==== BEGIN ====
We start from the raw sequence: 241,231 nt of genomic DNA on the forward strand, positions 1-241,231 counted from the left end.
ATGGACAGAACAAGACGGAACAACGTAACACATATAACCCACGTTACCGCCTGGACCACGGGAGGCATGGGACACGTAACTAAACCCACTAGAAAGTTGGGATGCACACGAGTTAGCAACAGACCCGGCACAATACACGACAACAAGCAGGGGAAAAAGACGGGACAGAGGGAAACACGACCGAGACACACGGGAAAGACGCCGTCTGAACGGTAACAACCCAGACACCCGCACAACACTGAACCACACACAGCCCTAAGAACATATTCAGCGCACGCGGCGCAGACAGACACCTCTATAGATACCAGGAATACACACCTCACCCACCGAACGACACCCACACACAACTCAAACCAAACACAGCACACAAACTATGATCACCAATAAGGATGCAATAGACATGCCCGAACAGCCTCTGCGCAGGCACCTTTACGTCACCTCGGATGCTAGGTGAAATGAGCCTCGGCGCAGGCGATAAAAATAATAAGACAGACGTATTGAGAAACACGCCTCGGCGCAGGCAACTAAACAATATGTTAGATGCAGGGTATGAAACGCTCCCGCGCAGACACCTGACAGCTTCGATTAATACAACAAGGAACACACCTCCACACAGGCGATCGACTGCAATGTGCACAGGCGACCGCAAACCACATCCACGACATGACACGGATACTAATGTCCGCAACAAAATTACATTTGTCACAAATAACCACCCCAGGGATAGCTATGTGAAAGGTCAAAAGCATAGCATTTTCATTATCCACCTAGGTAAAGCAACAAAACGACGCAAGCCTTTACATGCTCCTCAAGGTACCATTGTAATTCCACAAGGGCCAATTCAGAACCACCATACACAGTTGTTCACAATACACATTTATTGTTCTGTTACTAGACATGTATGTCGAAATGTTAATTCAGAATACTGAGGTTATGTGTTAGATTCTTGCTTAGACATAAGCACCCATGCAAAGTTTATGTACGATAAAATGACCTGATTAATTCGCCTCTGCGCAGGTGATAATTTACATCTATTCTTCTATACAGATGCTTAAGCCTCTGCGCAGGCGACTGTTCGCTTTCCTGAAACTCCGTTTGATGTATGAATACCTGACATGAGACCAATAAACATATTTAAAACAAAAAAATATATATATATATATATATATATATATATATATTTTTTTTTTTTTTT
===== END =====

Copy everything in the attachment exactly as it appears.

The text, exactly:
We start from the raw sequence: 241,231 nt of genomic DNA on the forward strand, positions 1-241,231 counted from the left end.
ATGGACAGAACAAGACGGAACAACGTAACACATATAACCCACGTTACCGCCTGGACCACGGGAGGCATGGGACACGTAACTAAACCCACTAGAAAGTTGGGATGCACACGAGTTAGCAACAGACCCGGCACAATACACGACAACAAGCAGGGGAAAAAGACGGGACAGAGGGAAACACGACCGAGACACACGGGAAAGACGCCGTCTGAACGGTAACAACCCAGACACCCGCACAACACTGAACCACACACAGCCCTAAGAACATATTCAGCGCACGCGGCGCAGACAGACACCTCTATAGATACCAGGAATACACACCTCACCCACCGAACGACACCCACACACAACTCAAACCAAACACAGCACACAAACTATGATCACCAATAAGGATGCAATAGACATGCCCGAACAGCCTCTGCGCAGGCACCTTTACGTCACCTCGGATGCTAGGTGAAATGAGCCTCGGCGCAGGCGATAAAAATAATAAGACAGACGTATTGAGAAACACGCCTCGGCGCAGGCAACTAAACAATATGTTAGATGCAGGGTATGAAACGCTCCCGCGCAGACACCTGACAGCTTCGATTAATACAACAAGGAACACACCTCCACACAGGCGATCGACTGCAATGTGCACAGGCGACCGCAAACCACATCCACGACATGACACGGATACTAATGTCCGCAACAAAATTACATTTGTCACAAATAACCACCCCAGGGATAGCTATGTGAAAGGTCAAAAGCATAGCATTTTCATTATCCACCTAGGTAAAGCAACAAAACGACGCAAGCCTTTACATGCTCCTCAAGGTACCATTGTAATTCCACAAGGGCCAATTCAGAACCACCATACACAGTTGTTCACAATACACATTTATTGTTCTGTTACTAGACATGTATGTCGAAATGTTAATTCAGAATACTGAGGTTATGTGTTAGATTCTTGCTTAGACATAAGCACCCATGCAAAGTTTATGTACGATAAAATGACCTGATTAATTCGCCTCTGCGCAGGTGATAATTTACATCTATTCTTCTATACAGATGCTTAAGCCTCTGCGCAGGCGACTGTTCGCTTTCCTGAAACTCCGTTTGATGTATGAATACCTGACATGAGACCAATAAACATATTTAAAACAAAAAAATATATATATATATATATATATATATATATATATTTTTTTTTTTTTTT